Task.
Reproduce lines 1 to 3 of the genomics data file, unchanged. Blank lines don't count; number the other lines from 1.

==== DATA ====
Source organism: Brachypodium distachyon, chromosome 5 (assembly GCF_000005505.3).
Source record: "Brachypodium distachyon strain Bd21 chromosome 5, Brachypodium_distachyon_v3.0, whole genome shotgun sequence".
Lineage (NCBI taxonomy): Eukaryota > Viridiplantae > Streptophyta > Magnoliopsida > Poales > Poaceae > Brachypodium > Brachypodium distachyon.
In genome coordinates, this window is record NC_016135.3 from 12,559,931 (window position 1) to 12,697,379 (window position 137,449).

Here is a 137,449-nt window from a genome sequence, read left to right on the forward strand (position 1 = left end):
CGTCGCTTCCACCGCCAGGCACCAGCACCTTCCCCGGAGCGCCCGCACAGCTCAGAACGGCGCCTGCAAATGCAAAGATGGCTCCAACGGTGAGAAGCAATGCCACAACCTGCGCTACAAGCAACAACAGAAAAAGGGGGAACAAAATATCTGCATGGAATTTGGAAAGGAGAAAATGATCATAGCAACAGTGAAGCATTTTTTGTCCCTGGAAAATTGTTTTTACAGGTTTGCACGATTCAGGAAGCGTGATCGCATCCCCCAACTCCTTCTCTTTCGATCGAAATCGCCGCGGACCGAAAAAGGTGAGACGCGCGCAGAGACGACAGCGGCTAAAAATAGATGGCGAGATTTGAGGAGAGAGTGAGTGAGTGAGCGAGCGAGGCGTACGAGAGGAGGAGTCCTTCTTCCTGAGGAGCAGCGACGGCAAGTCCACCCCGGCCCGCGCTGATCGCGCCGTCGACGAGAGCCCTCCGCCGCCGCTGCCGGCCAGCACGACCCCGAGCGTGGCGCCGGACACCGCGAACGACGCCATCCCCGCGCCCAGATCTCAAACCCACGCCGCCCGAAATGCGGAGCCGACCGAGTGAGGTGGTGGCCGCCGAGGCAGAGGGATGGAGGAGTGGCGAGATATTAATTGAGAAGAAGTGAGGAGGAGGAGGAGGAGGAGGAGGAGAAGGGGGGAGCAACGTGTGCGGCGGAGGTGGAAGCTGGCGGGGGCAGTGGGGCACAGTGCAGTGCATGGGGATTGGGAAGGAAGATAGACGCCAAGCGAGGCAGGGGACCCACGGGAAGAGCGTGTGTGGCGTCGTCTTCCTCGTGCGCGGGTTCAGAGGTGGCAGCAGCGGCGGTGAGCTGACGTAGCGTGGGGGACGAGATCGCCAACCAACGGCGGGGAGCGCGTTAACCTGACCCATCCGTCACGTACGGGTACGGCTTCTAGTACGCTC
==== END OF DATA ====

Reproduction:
Source organism: Brachypodium distachyon, chromosome 5 (assembly GCF_000005505.3).
Source record: "Brachypodium distachyon strain Bd21 chromosome 5, Brachypodium_distachyon_v3.0, whole genome shotgun sequence".
Lineage (NCBI taxonomy): Eukaryota > Viridiplantae > Streptophyta > Magnoliopsida > Poales > Poaceae > Brachypodium > Brachypodium distachyon.